Your diagrams are a little confusing. The effort is appreciated, but the critical bit that's missing is how the fuse blocks are wired.
Consider the following two schematics:
simulate this circuit – Schematic created using CircuitLab
The only difference is the fuse position. From the perspective of the power supply (what you call "live") the fuse is either before the LED strip or after it. They are functionally the same. If current through the circuit increases beyond the fuse rating, it will open and interrupt the circuit.
I don't understand how the "fuse block" is meant to be wired. Typically a block of fuses will have slots for loading glass cartridge fuses, for example, but is not itself a distribution block. A typical fuse block might basically be:
simulate this circuit
On either side you would simply have screw/spade/spring terminals, binding posts, or whatever to attach the wires.
A terminal block as you have at the bottom of your diagrams, is commonly used to make connections between wires. But how the terminals connect to each other varies wildly. A "distribution block" would typically have several terminals connected electrically together, whereas a "terminal block" is just a more general term for these connectors.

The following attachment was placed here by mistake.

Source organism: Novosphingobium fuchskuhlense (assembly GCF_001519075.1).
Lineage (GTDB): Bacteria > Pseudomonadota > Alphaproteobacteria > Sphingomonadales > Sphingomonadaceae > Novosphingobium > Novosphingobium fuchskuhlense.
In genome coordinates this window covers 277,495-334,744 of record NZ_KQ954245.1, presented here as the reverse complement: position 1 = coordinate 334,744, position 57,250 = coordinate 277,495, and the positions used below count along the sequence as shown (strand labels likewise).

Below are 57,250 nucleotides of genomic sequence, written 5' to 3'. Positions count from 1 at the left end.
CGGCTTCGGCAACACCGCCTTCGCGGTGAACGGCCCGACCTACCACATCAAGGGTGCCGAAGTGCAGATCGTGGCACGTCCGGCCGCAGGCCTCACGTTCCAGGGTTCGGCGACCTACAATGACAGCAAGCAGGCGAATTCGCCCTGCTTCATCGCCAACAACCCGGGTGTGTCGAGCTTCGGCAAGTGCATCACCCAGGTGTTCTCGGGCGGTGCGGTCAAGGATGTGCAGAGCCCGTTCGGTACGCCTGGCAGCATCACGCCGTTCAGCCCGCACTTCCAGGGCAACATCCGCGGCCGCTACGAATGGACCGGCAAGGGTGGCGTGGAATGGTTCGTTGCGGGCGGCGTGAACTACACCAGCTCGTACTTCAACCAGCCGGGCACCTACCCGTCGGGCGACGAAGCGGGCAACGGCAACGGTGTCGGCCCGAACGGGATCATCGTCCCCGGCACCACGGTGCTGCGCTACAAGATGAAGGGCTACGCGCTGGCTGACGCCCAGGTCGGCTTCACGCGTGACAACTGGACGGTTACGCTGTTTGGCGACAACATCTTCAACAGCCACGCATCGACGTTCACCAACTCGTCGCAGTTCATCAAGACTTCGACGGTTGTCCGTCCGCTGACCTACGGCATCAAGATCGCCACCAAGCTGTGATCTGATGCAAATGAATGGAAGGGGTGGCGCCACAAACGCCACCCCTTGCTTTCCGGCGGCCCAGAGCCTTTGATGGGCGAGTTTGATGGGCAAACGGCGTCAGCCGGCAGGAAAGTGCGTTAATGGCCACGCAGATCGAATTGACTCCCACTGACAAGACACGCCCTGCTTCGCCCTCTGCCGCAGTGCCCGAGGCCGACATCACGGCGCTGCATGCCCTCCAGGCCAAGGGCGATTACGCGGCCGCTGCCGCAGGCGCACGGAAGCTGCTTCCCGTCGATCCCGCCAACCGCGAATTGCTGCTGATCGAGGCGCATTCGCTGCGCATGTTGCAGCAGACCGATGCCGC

For example, here's a terminal block where two wires can be connected to each other, but each set of two screws are isolated:
Compared to a distribution block (or bar), typically used to connect multiple grounds in a circuit breaker panel:
Since you seem to have multiple fuses and LED strips, I assume the intent is to have each strip protected by a fuse, but the entire installation powered from a single power supply.
That would connected as follows:
simulate this circuit
You will have to determine how your particular components are connected and compare them to this suggested schematic.
Usually WS281B (that's the controller datasheet) LEDs are loosely calculated based on 60mA per pixel (20mA per LED). With 120 pixels per strip that's 7.2A, which at 5V is 36W. This is quite a bit more than the 1.25A and 6.25W you used. (These are also commonly called "NeoPixels" due to the popularity of Adafruit's sales and support. I'm not affiliated.)
If two of these strips are combined into an "extrusion" as you mentioned, then each one will require 14.4A or 72W at most.
Four of these extrusions then, would require 288W, which is the figure you listed first with your PSU specifications. So I think your math is ultimately correct, even though the per-strip figures you list later are low.